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ABSTRACT: Selective serotonin reuptake inhibitors (SSRIs) and other antidepressants are often prescribed to ALS patients; however, the impact of these prescriptions on ALS disease progression has not been systematically tested. To determine if SSRIs impact disease progression, fluoxetine (Prozac®) (5 or 10mg/kg) was administered to mutant SOD1 mice during three age ranges: neonatal (postnatal day 5-11 (P5-11)), adult presymptomatic (P30 to end stage), and adult symptomatic (P70 to end stage). Long term adult fluoxetine treatment (started at either P30 or P70 and continuing until end stage) had no significant effect on disease progression. In contrast, neonatal fluoxetine treatment (P5-11) had two effects. First, all animals (mutant SOD1(G93A) and controls: non-transgenic and SOD1(WT)) receiving the highest dose (10mg/kg) had a sustained decrease in weight from P30 onward. Second, the high dose SOD1G93A mice reached end stage ~8 days (~6% decrease in life span) sooner than vehicle and low dose animals due to an increased rate of motor impairment. Fluoxetine increases synaptic serotonin (5-HT) levels, which is known to increase spinal motoneuron excitability. We confirmed that 5-HT increases spinal motoneuron excitability during this neonatal time period, and therefore hypothesized that antagonizing 5-HT receptors during the same time period would improve disease outcome. However, cyproheptadine (1 or 5mg/kg), a 5-HT receptor antagonist, had no effect on disease progression. These results show that a brief period of antidepressant treatment during a critical time window (the transition from neonatal to juvenile states) can be detrimental in ALS mouse models.Journal of Neurophysiology 03/2014; · 3.04 Impact Factor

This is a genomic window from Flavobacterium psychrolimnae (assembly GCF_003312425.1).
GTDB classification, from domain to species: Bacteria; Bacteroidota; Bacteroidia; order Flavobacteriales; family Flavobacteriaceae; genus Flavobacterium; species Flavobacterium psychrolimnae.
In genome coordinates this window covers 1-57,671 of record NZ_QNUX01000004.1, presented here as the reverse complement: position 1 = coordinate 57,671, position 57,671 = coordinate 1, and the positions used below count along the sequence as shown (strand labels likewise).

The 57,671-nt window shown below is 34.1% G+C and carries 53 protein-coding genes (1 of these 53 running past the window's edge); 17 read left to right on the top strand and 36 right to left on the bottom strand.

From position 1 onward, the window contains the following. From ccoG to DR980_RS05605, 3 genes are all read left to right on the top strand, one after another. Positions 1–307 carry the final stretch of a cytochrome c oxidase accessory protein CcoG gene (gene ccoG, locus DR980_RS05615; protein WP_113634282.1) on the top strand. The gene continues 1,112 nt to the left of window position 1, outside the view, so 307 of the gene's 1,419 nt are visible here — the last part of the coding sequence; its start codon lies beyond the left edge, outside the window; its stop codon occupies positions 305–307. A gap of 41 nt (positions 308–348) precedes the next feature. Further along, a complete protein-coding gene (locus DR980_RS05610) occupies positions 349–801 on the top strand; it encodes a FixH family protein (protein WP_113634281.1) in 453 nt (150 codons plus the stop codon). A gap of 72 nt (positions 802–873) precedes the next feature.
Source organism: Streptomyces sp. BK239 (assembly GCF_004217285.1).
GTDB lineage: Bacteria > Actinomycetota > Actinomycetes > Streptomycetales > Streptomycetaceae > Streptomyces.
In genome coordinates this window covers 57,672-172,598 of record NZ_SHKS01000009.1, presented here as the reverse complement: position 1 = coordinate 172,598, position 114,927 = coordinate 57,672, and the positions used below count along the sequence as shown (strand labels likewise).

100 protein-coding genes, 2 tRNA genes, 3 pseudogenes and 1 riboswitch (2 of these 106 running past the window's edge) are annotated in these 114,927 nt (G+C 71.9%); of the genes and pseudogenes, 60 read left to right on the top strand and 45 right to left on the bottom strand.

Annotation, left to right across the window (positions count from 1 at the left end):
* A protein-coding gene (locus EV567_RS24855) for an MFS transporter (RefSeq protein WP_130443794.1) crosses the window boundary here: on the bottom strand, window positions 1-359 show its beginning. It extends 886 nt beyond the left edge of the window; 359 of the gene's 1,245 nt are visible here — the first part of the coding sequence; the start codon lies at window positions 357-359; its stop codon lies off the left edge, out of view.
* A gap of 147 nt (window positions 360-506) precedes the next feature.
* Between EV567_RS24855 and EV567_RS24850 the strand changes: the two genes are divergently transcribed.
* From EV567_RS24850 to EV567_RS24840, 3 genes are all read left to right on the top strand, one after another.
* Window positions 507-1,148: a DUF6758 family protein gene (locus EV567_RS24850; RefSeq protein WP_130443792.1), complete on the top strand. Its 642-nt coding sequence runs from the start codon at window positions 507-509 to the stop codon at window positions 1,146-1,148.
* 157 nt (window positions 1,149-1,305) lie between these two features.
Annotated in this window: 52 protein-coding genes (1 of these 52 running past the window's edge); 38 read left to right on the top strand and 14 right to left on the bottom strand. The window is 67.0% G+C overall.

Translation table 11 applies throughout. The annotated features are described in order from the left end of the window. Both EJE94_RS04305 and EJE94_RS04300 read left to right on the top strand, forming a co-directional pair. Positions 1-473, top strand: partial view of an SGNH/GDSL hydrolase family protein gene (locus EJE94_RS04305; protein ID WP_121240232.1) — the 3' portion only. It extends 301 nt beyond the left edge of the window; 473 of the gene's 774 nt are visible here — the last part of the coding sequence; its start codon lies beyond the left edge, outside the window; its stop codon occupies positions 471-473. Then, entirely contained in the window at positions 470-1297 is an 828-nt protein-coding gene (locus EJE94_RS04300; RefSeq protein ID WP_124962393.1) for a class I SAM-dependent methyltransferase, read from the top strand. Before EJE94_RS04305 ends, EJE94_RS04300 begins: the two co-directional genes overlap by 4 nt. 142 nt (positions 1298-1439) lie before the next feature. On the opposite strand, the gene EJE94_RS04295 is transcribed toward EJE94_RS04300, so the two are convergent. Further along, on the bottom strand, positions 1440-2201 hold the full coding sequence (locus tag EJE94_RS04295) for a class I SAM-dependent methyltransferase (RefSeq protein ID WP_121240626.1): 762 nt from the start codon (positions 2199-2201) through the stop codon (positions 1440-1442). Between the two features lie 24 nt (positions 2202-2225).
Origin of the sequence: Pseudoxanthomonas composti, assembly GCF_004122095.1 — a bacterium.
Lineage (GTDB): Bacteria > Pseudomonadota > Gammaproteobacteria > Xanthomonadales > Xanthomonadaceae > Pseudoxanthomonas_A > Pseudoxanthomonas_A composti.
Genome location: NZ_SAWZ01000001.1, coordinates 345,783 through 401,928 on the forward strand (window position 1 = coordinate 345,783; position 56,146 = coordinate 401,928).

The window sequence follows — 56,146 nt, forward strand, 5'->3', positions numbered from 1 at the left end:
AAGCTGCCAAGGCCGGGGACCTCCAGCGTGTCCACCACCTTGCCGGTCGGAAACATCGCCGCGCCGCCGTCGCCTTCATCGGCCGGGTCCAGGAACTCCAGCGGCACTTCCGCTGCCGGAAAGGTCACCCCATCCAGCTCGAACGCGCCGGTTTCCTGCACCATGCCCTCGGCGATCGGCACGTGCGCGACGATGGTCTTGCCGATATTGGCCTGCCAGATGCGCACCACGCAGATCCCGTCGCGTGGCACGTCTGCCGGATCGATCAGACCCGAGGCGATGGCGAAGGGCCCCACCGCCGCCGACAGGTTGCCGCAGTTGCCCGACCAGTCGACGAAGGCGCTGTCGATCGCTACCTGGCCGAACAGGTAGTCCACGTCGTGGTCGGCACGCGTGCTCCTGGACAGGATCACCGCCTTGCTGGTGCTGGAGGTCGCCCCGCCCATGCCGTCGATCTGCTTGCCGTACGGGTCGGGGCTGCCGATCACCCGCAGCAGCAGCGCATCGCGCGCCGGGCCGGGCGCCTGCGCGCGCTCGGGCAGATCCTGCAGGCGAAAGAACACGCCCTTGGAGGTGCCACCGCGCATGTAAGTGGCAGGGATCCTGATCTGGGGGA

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ABSTRACT: The isolated brainstem of the adult lamprey spontaneously generates respiratory activity. The paratrigeminal respiratory group (pTRG), the proposed respiratory central pattern generator, has been anatomically and functionally characterized. It is sensitive to opioids, neurokinins and acetylcholine. Excitatory amino acids, but not GABA and glycine, play a crucial role in the respiratory rhythmogenesis. These results are corroborated by immunohistochemical data. While only GABA exerts an important modulatory control on the pTRG, both GABA and glycine markedly influence the respiratory frequency via neurons projecting from the vagal motoneuron region to the pTRG. Noticeably, the removal of GABAergic transmission within the pTRG causes the resumption of rhythmic activity during apnea induced by blockade of glutamatergic transmission. The same result is obtained by microinjections of substance P or nicotine into the pTRG during apnea. The results prompted us to present some considerations on the phylogenesis of respiratory pattern generation. They may also encourage comparative studies on the basic mechanisms underlying respiratory rhythmogenesis of vertebrates.Respiratory Physiology & Neurobiology 09/2014; · 1.97 Impact Factor